Today's Chewsday Review features a product that's been around for a while. In fact, I remember kids having it in their lunch order back when I was in primary school, and I graduated from there 20 years ago! Presenting Orange 'C'...
I see many families purchase this drink, or other Homebrand versions of Orange Fruit Drink, in the big white milk shaped cartons. Nutritionally, they're pretty similar products, so you can apply the review to both products.
🔹Orange juice makes up 1/4 of this product, and comes from imported concentrate. Fruit juice concentrate is juice with most of the water removed. This makes it cheaper for companies to transport because the total volume is less. It's heat-treated to kill any bugs, which also destroys some of the naturally occurring Vitamin C. The concentrate is then mixed with water to 'make' juice. I suspect that this concentrate is imported because oranges are not seasonal in Australia at the moment. It's also probably cheaper.
🔹The food acids are citric acid and ascorbic acid. Ascorbic acid is technically vitamin C, and these two acids are used for flavouring and to prolong the shelf life of the juice. The preservative is potassium sorbate, which prevents growth of mould and bacteria. The colour is a carotenoid normally found in citrus foods, and added back to enhance the orange colour.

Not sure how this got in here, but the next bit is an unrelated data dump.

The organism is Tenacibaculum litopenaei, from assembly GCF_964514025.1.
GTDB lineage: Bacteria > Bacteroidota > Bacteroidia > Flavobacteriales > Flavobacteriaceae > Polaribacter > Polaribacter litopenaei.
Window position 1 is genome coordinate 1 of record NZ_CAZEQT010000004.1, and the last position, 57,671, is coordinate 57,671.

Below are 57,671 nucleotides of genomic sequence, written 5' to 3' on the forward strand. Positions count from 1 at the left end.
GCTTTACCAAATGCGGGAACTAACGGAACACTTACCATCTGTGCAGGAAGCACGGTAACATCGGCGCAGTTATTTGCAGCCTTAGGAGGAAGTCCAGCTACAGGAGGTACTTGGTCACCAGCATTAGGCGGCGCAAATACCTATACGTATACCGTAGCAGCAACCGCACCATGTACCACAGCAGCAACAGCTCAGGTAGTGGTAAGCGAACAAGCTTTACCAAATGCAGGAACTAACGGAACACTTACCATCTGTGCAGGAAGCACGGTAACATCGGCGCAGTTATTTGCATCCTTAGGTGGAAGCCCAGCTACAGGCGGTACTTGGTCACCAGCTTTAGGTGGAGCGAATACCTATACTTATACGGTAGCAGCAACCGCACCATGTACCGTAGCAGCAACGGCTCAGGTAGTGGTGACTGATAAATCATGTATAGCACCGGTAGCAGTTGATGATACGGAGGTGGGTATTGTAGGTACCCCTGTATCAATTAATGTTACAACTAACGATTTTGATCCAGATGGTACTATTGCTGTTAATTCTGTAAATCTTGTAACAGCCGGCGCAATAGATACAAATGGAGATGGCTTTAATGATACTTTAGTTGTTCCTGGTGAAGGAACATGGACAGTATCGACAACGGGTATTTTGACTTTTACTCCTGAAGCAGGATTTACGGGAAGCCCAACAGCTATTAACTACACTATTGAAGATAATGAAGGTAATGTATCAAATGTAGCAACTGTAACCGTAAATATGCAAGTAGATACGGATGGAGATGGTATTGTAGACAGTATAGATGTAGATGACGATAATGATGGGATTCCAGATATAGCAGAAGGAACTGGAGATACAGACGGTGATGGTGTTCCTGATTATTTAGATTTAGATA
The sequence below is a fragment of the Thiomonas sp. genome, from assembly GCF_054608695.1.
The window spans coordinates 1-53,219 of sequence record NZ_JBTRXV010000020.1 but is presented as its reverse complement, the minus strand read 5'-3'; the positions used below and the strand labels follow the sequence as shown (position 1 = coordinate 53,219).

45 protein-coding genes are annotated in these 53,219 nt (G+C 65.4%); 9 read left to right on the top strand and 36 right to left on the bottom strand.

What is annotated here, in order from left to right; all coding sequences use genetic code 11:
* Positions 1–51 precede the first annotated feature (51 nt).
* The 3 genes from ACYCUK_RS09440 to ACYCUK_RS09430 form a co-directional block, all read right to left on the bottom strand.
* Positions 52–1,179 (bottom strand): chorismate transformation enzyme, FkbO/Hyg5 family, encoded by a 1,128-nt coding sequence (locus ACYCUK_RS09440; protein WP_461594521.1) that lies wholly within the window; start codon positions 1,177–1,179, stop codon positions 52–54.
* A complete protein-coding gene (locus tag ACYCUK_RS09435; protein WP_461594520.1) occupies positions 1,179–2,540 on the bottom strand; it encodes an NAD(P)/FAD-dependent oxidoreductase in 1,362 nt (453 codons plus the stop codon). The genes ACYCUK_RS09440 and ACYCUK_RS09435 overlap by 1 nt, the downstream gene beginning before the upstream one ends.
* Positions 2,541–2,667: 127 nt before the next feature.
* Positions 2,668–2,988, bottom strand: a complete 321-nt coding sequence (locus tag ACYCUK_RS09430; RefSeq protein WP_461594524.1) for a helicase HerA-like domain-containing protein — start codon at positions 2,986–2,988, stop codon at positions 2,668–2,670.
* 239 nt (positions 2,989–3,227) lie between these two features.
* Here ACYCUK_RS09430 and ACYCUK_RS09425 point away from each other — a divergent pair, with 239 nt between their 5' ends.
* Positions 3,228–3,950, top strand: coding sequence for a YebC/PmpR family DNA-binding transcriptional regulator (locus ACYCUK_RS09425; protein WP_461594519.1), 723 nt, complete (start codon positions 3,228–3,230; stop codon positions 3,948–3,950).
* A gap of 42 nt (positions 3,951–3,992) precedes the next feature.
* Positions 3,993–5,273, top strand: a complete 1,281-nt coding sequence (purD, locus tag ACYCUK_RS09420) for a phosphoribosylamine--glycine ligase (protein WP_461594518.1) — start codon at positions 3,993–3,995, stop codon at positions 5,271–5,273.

🔹Common allergens include: technically none. However, the label says it may contain traces of milk!
🔹ummmmmmm low in saturated fat and sodium- because it's a food made up entirely of carbohydrates.
🔹Technically, this is NOT a fruit juice. It's actually classified as a fruit drink because it only contains a small amount of heavily diluted juice, with the addition of sugar. It's more like cordial than juice. This means that it provides very little nutrition, and you're paying mostly for water and sugar (which is much cheaper to produce than real fruit!)
🔹Exceeds sugar guidelines for drinks. This product has 9.8g of sugar per 100g, which is higher than the upper recommendation of 7.5g/100g. This means that a 250mL glass of 'juice' would provide 24.5g of sugar (about 5 teaspoons). As a reference, Coca-Cola has 26g of sugar per 250mL serve and 100% orange juice has about 20g of sugar per 250mL serve.
🔹The name Orange 'C' suggests that this product is a good source of vitamin C. It does contain 30mg of vitamin C in a cup, which provides just under the daily requirements for a young child. In comparison, a cup of 100% fruit juice has 30% more vitamin C. Having said that, 2 slices of kiwi fruit would give you the same amount, as would a quarter of an orange- and both of these options would have less sugar and more fibre.
🔹 No other marketing claims, which isn't surprising!
🔹I'm not a big fan of fruit juice for kids in any instance, because it fills up little tummies without providing the fibre of real fruit. However, this fruit drink is COMPLETELY unnecessary. If you want to include fruit juice in your diet, then consider juicing the fruit yourself, or buying 100% fruit juice (with no added sugar) and dilute it as desired. This product is expensive sweetened water.